An occupational health nurse has questioned the viability of the government's Health and Work Service (HWS) and in particular the ability to conduct return to work consultations over the telephone.
Speaking at the [email protected] Summit 2014, RWEnpower occupational health nurse manager Claire Forty said she was sceptical that the government would be able to recruit the amount of occupational health professionals it would need to run the service.
"I don't see how it will work, I don't see where they will get the professionals from," she said.
"I'd like to think that our advice would take precedence because then what's the point in having us?"
There has been heavy criticism of the HWS, particularly regarding its decision to primarily use a telephone-based model to provide consultations and support.
Forty was equally cynical of telephone support being used for the HWS: "What's really hard about that particularly for mental health issues is so much about what you get out of consultation is what you see. So if someone comes in with a musculoskeletal issue, you can tell them to walk up to a chair, but if they're on the end of a phone they could be down the bottom of the garden having a fag, you can't tell.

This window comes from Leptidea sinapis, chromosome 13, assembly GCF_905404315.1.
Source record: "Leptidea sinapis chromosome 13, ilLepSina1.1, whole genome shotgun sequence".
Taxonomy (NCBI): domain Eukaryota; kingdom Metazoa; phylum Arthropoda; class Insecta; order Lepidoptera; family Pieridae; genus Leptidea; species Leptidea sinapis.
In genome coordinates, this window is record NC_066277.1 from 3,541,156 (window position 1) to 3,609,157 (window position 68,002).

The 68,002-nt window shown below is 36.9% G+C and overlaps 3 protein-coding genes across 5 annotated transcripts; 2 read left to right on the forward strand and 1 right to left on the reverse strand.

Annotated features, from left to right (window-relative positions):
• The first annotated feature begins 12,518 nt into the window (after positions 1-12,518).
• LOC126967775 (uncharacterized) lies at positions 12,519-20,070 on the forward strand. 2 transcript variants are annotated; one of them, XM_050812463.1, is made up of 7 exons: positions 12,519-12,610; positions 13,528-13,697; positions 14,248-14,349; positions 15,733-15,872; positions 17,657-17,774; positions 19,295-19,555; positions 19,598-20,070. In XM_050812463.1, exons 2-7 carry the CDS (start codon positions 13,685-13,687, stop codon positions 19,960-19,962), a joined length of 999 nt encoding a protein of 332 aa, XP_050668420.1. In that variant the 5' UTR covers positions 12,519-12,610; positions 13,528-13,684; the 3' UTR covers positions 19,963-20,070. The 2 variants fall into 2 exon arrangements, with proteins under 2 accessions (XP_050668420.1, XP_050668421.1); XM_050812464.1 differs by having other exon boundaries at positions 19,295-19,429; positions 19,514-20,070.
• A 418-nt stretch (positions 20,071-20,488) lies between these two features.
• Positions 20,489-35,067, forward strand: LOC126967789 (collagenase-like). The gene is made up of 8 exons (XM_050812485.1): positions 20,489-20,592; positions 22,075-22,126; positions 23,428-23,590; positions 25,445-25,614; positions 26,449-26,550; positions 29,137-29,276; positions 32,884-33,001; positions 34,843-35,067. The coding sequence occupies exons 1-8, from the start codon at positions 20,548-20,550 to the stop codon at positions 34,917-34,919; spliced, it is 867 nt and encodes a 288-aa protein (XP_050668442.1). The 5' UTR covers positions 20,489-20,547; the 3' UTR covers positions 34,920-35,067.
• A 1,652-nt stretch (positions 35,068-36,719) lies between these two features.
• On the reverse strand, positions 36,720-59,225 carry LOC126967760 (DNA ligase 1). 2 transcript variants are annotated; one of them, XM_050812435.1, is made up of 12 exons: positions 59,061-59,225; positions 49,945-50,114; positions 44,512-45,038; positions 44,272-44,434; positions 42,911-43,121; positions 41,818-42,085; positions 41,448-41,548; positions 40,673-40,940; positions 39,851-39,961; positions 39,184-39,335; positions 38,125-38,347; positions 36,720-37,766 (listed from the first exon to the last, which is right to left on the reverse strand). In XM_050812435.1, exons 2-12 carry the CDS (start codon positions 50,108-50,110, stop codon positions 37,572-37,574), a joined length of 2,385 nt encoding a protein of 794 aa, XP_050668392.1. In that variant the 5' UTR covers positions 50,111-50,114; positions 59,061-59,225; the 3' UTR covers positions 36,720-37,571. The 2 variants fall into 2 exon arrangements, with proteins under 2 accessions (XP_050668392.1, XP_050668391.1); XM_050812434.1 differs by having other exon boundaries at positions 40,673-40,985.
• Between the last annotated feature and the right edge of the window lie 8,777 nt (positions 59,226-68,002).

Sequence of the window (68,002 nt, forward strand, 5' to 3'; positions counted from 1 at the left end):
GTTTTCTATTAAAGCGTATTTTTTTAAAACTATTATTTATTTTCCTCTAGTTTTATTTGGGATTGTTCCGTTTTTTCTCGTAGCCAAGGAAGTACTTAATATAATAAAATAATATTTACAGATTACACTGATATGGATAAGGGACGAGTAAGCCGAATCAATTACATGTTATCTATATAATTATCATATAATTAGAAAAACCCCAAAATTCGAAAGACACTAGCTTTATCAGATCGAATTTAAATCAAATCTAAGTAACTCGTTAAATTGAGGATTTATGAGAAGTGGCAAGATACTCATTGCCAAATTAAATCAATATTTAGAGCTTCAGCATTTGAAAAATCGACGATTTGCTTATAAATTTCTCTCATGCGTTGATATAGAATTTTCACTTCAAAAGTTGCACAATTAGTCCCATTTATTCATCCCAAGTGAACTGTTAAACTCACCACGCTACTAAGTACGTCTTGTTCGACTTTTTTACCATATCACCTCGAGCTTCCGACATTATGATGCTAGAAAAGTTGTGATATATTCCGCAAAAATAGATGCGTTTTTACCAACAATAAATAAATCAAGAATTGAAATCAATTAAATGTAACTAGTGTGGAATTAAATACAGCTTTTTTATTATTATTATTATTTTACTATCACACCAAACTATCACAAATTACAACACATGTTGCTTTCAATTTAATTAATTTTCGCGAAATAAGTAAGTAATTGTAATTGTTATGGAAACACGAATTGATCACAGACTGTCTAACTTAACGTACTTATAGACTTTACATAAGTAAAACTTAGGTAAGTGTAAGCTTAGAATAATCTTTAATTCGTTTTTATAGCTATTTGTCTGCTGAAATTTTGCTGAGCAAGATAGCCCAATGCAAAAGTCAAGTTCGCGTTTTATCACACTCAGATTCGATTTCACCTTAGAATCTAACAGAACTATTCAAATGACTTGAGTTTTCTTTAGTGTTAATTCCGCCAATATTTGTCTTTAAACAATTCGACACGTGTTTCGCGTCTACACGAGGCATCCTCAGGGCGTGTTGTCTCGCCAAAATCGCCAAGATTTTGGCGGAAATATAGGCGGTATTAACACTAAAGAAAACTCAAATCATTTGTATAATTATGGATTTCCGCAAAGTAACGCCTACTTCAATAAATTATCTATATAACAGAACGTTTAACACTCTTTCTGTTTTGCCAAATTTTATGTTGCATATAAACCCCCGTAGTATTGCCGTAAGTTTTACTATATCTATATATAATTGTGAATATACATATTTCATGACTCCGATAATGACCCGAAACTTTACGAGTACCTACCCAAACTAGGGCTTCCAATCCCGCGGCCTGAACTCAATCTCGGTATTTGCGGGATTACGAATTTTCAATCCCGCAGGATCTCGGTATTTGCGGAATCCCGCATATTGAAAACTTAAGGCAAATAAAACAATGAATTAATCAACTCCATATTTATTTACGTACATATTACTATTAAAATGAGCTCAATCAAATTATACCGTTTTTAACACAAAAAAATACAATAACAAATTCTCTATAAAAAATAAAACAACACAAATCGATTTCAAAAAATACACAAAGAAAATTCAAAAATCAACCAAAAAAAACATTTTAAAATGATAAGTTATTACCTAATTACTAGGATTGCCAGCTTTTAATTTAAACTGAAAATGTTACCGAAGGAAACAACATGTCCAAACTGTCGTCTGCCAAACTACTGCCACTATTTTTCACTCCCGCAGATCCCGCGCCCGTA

"So it's definitely a skill and there's some very specific training needed because you need to pick everything up through your ear rather than using your eyes as well. It's not something I would want to do all the time, I think it's a huge responsibility on the person doing it. So my gut feeling is you would probably err on the side of caution because you don't get those visual clues, so maybe it makes you more cautious," she added.
Calls today from the manufacturers' representative EEF asked for the HWS to be made compulsory, while also arguing that employers should be offered more incentive and opportunity to offset the costs of providing health interventions to return employees to work sooner.